the first European immigrants moved into the mountainous areas of the Eastern coastline of
the USA (The Appalachian and Smoky Mountain areas) they began to share their cultures and
dances with each other. Clogging is a blend of a number of different folk dance styles
that were brought to the USA with these immigrants in the 1700,s. The strongest influences
on the development of clogging were from the Irish, German, English, Dutch and French.
However, later African American and Canadian Step dancing added to the percussive down
beat typical of clogging.
started to the foot tapping beat of the traditional folk music of the mountains, which
transformed itself into a new style of music called Bluegrass, played on banjos, guitars,
fiddles etc. Clogging continues to evolve. About the time of the second world war,
the more modern style of clogging started to develop, and about that time tap dancing
developed. More recently cloggers added special double taps to their shoes, which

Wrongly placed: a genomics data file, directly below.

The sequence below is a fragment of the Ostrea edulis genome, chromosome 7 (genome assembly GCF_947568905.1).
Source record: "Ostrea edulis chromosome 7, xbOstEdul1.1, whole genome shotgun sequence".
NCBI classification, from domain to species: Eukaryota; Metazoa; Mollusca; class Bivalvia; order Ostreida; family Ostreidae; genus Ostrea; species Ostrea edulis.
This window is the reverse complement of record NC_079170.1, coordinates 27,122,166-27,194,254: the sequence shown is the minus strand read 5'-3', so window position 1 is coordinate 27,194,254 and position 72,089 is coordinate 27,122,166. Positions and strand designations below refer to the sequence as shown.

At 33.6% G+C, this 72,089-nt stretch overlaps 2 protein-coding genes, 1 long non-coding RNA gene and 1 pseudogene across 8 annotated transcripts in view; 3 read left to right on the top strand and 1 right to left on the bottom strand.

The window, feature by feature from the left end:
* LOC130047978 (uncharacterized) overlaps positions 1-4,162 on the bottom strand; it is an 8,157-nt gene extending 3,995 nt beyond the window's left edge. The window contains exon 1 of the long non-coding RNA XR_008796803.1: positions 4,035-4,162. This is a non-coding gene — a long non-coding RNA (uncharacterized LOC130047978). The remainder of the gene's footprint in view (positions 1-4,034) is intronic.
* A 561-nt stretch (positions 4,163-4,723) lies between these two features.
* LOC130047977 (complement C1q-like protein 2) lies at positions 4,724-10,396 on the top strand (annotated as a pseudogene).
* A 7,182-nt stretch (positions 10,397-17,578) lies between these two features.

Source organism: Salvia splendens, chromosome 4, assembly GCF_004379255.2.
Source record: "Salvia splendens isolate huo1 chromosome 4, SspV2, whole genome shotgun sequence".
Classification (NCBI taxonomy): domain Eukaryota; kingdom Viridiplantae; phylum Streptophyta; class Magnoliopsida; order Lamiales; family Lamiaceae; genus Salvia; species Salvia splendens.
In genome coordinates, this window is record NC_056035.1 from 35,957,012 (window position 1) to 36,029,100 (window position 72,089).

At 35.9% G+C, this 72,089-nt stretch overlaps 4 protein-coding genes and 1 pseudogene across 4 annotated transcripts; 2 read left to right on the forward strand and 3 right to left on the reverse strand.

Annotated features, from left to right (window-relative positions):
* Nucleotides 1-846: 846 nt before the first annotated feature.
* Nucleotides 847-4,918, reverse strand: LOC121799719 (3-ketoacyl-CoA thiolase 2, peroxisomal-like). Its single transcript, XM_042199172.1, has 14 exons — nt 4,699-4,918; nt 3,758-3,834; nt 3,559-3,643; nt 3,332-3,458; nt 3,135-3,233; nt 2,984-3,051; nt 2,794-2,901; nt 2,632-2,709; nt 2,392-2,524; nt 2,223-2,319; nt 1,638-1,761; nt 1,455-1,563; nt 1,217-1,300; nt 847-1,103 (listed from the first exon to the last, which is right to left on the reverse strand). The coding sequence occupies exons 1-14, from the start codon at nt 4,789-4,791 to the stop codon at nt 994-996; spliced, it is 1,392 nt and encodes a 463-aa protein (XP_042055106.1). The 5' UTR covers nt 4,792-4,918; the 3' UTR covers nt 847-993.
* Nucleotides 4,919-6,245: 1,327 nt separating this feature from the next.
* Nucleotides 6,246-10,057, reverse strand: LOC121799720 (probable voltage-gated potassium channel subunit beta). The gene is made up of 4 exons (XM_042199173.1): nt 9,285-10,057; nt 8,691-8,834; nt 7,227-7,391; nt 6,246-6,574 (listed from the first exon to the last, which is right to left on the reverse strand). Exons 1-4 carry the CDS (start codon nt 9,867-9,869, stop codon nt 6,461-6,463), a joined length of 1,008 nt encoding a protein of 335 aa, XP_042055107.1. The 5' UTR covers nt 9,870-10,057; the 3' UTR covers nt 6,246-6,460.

emphasise the regular rhythmic sounds characteristic of the modern dance form. Cloggers
dance to all kinds of music, including rock, pop, oldies, rap, bluegrass, country and
gospel, in fact any music that has a good (and often fast) dance beat.
has become so popular that it has spread throughout the USA as well as Canada, Europe,
Australia and Japan. You may have even noticed a clogging segment in the opening ceremony
of the Olympic games in Atlanta in 1996. Even though clogging continues to evolve, the
reasons for doing it will stay the same; for people of all ages to get together with other
people and have a great, fun, time dancing to wonderful music.
Clogging started in Australia in 1984/5.
There was Keith Lethbridge then Gina Zaragoza in (WA), then Edith Sandy in Gympie (QLD), and Pauline Elliott in Adelaide (SA).
The first club in NSW was the Hillbillies Cloggers, started in April 1988 in Sydney, and run continuously since then, by Vickie Dean